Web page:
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Reese v. Malone

ELR Citation: 44 ELR 20028
Nos. 12-35260, (9th Cir., 02/13/2014)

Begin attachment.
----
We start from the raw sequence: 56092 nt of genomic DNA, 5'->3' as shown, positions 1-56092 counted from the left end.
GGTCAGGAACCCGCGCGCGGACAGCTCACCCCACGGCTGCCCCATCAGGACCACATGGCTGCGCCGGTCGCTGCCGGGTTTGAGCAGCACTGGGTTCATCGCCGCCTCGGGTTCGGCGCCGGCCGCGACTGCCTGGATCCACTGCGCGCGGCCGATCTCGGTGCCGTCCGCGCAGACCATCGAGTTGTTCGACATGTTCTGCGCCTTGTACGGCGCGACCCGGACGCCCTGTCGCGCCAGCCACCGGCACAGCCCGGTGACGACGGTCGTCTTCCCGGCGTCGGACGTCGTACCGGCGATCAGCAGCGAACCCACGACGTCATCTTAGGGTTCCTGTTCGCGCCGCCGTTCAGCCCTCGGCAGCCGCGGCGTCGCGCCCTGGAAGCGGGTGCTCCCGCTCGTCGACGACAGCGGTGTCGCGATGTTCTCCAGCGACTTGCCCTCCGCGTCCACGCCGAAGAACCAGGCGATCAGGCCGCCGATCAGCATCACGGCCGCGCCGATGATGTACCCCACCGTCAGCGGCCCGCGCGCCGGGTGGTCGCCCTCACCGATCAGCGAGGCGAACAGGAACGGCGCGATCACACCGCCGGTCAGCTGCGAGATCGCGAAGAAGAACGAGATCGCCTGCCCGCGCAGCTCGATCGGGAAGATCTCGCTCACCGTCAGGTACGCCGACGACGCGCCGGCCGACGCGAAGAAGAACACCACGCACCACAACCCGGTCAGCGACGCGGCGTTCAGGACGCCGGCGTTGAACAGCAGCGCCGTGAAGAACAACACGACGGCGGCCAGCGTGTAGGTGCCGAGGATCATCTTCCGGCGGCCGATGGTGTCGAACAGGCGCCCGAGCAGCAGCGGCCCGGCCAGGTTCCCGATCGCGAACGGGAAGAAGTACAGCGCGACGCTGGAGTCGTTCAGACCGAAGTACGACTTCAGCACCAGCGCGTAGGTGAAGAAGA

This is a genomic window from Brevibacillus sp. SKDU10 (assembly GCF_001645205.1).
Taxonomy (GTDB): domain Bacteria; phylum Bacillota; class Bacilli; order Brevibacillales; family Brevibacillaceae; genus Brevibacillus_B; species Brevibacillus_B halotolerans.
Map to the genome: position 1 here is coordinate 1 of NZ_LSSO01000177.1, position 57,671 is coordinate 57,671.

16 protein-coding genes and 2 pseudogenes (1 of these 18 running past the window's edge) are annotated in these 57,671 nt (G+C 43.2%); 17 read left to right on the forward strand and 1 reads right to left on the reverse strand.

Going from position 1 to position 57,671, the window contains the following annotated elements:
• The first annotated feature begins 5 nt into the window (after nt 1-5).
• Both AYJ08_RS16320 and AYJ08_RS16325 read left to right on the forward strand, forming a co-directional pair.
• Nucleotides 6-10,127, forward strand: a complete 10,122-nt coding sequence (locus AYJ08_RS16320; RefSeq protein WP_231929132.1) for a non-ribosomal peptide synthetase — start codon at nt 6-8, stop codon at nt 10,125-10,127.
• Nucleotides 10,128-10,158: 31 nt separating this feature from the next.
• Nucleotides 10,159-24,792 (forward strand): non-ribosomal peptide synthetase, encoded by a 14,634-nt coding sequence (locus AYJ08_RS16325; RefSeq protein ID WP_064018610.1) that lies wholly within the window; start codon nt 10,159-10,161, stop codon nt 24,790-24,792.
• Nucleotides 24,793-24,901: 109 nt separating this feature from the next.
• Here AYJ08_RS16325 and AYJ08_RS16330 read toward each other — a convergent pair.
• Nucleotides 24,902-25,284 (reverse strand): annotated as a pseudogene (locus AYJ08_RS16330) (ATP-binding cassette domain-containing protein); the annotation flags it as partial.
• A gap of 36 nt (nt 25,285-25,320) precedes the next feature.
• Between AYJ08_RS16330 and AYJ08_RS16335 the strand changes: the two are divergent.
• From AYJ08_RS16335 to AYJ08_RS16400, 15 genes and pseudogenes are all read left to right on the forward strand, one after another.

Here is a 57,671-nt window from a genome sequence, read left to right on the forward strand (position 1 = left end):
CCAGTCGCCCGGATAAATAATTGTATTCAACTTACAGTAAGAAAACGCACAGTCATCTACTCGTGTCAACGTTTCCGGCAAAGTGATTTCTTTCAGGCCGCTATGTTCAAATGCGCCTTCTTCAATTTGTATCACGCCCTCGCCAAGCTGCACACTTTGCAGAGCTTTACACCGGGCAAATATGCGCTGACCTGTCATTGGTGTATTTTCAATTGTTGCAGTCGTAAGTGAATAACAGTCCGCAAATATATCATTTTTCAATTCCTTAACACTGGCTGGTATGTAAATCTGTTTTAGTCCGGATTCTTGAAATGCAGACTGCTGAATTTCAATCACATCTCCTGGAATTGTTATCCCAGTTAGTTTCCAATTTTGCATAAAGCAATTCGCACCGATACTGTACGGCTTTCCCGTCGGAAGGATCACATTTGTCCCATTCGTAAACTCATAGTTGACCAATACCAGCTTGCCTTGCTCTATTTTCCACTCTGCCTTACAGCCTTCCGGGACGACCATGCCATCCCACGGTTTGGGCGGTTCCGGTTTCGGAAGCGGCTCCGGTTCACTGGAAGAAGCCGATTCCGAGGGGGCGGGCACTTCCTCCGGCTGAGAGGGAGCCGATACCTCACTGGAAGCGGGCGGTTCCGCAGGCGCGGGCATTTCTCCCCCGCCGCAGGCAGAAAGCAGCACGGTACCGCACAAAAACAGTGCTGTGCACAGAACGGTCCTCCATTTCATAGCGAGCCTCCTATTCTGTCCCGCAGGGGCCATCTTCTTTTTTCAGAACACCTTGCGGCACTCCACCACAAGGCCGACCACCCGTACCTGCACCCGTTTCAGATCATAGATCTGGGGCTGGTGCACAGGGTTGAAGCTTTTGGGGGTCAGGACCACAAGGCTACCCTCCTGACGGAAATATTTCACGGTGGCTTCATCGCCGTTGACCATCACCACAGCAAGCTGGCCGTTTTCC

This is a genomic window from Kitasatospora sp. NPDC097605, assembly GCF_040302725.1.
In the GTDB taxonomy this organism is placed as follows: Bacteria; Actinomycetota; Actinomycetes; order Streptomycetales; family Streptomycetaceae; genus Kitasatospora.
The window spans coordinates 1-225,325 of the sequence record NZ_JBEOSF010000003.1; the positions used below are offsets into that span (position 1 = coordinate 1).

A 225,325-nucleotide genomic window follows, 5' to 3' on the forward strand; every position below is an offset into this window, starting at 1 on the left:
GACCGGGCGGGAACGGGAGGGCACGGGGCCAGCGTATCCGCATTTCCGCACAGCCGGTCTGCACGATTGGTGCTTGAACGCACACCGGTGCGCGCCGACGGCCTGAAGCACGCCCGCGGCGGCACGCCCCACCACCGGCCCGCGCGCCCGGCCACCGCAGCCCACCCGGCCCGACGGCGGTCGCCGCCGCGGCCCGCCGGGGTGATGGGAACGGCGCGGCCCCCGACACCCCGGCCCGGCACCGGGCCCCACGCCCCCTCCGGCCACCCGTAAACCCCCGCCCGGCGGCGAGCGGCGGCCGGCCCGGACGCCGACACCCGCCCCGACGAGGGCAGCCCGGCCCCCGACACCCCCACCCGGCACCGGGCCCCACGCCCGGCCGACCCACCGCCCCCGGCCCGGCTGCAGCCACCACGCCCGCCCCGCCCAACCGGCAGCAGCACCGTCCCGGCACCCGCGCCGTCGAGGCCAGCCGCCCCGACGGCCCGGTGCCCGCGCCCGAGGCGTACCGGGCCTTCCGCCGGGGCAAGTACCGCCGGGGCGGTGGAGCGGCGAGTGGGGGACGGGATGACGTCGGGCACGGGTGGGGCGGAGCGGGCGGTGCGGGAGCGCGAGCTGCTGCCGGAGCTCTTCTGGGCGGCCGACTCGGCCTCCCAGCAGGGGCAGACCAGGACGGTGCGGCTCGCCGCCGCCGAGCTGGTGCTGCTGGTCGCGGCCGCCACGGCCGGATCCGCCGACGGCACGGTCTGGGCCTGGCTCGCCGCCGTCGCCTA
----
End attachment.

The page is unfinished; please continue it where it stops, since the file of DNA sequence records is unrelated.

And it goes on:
The Ninth Circuit held that shareholders may go forward with their lawsuit against an oil company for allegedly making false and misleading statements about the condition of Alaskan pipelines and the company's pipeline maintenance and leak detection practices prior to and in the wake of an oil spill. In March 2006, an oil leak in one of the company's pipelines spilled approximately 200,000 gallons of oil onto the Alaskan tundra. The company stated the spill was an anomaly, but a second leak from a different line was discovered five months later. The company then temporarily shut down regional operations. The shareholders sought relief under §§10(b), 18(a) and 20(a) of the Securities Exchange Act of 1934, and Rule 10b-5, for investment losses stemming from the second spill and shutdown. The lower court, however, dismissed the claims because it concluded that the shareholders did not plead facts sufficient to show that the challenged statements gave rise to a strong inference of scienter. But the appellate court disagreed. Facts alleged in the complaint support the conclusion that the company had been aware of corrosive conditions for over a decade, and yet chose not to address them. The complaint also alleges that the company intentionally adopted corrosion monitoring practices that deviated from industry standards in an effort to cut costs. And the complaint also suggests that the company had every reason to know, at the very least, that they did not have accurate information regarding the condition of the Prudhoe Bay pipelines. The court therefore concluded that under a holistic analysis, the shareholders' allegations of scienter combined to create a strong inference of the oil company's deliberate recklessness as to the false or misleading nature of its public statements.